Baked Avocado Egg Ingredients:
salt & pepper
Baked Avocado Egg Directions:
- Preheat the oven to 425 degrees.
- Slice the avocados in half. Remove the pit. Scoop out enough flesh from the avocado, so the egg will fit in the centre. Reserve this flesh for another recipe/snack.
- Slice a small piece off the back of the avocado halves so that they will sit flat without rolling around. Place the avocados in a small baking dish, making sure they fit tightly. If your dish is too big, scrunch up a piece of tin foil to fill the space.
- Season the avocado halves with salt and pepper. Crack an egg into each avocado half.
- Place in the oven and bake for 15 to 20 minutes. Cooking time will depend on the size of your eggs and avocados. And, how you like our eggs cooked.
- Enjoy scooped directly out of the avocados. Or, spread on top of toast.
Do you find that weekday mornings are rushed?
If so, you're not alone. Most families I work with name this (and weeknight evenings) as the most harried times of the week.
Usually I share recipe ideas that can help with weeknights.
But I've recently given overnight oatmeal a try and I'm loving this! I've totally jumped on the bandwagon. And I'm sharing the recipe with you so you can jump aboard too.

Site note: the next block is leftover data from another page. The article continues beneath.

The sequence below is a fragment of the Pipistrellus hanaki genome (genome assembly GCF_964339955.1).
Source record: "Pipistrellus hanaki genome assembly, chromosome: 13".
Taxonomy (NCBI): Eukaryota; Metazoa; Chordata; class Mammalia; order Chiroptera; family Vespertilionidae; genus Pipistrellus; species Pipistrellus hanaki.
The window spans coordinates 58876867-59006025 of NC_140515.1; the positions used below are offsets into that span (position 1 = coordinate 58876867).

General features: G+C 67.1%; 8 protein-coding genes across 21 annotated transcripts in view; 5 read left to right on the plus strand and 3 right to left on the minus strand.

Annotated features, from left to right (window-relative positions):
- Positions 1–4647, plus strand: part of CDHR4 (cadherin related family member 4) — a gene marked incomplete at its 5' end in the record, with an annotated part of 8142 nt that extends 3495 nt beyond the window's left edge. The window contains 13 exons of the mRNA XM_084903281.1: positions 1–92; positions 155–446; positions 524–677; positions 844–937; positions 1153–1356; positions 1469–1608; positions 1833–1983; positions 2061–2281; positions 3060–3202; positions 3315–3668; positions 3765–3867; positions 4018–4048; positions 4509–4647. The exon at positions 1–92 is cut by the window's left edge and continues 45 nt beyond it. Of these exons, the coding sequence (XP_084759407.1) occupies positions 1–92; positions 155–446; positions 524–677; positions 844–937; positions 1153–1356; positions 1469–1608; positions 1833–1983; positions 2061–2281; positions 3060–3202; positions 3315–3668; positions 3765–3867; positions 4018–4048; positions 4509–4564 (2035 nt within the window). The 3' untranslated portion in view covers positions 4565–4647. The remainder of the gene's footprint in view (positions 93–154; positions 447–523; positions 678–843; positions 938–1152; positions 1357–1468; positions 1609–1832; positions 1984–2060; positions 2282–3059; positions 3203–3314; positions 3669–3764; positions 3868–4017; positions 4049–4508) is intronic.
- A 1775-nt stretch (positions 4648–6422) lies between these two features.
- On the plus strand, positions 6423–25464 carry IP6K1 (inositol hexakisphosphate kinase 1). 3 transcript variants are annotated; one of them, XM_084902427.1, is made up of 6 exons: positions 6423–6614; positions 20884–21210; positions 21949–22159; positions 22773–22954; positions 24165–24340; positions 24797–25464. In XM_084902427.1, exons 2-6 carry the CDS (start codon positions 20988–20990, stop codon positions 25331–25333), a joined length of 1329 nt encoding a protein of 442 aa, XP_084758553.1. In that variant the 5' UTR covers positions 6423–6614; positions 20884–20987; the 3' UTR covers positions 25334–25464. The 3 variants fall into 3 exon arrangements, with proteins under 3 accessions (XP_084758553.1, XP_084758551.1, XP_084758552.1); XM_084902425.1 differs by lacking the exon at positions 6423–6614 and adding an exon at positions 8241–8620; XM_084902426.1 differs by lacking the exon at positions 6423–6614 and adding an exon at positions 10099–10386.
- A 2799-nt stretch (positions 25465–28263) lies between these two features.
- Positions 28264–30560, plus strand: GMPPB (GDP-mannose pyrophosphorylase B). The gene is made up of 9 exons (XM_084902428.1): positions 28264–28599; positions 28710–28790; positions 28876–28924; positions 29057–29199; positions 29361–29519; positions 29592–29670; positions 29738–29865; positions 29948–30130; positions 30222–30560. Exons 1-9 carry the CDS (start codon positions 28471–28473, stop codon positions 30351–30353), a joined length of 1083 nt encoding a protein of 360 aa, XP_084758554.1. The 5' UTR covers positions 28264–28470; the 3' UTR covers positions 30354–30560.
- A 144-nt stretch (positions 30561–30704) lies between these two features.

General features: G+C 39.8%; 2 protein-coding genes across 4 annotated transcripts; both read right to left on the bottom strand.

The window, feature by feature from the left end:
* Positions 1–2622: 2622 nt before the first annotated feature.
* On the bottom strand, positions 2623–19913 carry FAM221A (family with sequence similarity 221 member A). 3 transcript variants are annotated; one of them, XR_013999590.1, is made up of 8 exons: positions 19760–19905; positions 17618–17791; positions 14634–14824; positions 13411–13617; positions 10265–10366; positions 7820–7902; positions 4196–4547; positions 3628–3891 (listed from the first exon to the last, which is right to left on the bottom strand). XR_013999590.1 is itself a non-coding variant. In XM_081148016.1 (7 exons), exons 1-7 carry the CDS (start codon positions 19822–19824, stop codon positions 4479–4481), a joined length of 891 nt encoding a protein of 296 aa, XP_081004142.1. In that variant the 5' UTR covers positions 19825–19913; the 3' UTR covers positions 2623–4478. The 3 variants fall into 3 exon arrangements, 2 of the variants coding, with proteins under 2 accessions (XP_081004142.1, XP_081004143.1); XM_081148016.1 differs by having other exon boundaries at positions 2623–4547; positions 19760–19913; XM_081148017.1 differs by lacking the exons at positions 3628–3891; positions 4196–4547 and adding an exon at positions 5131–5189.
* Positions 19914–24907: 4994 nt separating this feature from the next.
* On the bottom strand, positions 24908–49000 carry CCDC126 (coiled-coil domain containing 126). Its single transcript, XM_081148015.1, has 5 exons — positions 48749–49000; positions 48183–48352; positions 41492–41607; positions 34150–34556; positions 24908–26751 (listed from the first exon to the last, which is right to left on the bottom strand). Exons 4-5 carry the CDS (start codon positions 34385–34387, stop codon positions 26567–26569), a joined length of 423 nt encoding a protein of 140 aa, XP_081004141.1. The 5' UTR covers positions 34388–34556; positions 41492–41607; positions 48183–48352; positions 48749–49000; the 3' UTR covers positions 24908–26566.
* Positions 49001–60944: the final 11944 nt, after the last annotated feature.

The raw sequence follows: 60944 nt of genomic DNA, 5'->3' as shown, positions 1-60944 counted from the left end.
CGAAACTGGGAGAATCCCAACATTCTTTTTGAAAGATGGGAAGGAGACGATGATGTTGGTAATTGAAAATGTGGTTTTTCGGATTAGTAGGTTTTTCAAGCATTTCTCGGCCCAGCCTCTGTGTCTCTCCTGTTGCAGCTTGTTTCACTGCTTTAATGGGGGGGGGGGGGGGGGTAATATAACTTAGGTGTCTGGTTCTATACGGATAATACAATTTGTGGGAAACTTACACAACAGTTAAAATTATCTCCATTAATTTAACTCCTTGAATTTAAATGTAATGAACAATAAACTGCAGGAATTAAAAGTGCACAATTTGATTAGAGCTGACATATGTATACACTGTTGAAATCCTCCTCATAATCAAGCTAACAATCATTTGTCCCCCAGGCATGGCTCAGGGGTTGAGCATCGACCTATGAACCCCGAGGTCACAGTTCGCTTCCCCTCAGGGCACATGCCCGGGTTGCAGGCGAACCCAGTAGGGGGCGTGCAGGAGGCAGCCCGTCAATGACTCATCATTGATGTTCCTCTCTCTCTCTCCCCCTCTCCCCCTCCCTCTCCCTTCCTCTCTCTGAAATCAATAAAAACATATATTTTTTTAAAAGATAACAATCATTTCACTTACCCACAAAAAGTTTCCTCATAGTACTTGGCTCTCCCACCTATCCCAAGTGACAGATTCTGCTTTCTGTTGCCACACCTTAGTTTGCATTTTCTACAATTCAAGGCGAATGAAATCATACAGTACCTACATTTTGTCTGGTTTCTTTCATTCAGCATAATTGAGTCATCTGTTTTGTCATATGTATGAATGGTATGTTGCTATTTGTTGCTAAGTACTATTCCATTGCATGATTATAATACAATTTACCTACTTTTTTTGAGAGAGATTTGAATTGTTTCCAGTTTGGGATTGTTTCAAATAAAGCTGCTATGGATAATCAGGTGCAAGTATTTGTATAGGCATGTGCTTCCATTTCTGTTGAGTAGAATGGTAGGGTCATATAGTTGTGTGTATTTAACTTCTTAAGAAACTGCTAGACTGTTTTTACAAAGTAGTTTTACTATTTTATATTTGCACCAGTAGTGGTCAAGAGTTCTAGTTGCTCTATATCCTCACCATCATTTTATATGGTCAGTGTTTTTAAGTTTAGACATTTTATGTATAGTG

Prepared the night before, and with no cooking required, overnight oats are fantastic!
Made with rolled oats, it's a minimally processed, whole food way to start the day. Much healthier than most boxed cereals and those instant oatmeal packets.
And it travels well. Which is perfect if you find that you can get your kids fed in the morning but you struggle to get something into yourself. I know that many people rely on smoothies in this situation. But I've always found that I'm hungry again by about 10am when I've had a smoothie for breakfast. Not so with overnight oats - I'm full until noon (or later)!
This recipe is really more of a technique. Mix and match proteins and fruits for variety and to find your favourite combination.
Overnight Oatmeal Directions:
- Combine equal parts rolled oats with yogurt and milk in a bowl or the container that you'll take this in to go (I carried mine with me in the mason jar). A generous adult serving is 1/3c up oats, 1/3 cup yogurt, 1/3 cup milk. For kids, start with 1/4 cup of each ingredient and adjust from there depending on your child's appetite.
- Choose a protein that you like. Examples include hemp hearts (my personal favourite), chia seeds, chopped or sliced nuts, nut butter, pumpkin seeds. Add it to the oat mixture.
- Choose a fruit that you like. Examples include: applesauce (my personal favourite), berries, pomegranate, pumpkin puree. Add it to the oat mixture.
As the name of this dish suggests, prepare everything the night before. Place it in the fridge. The next morning, give it a stir and enjoy!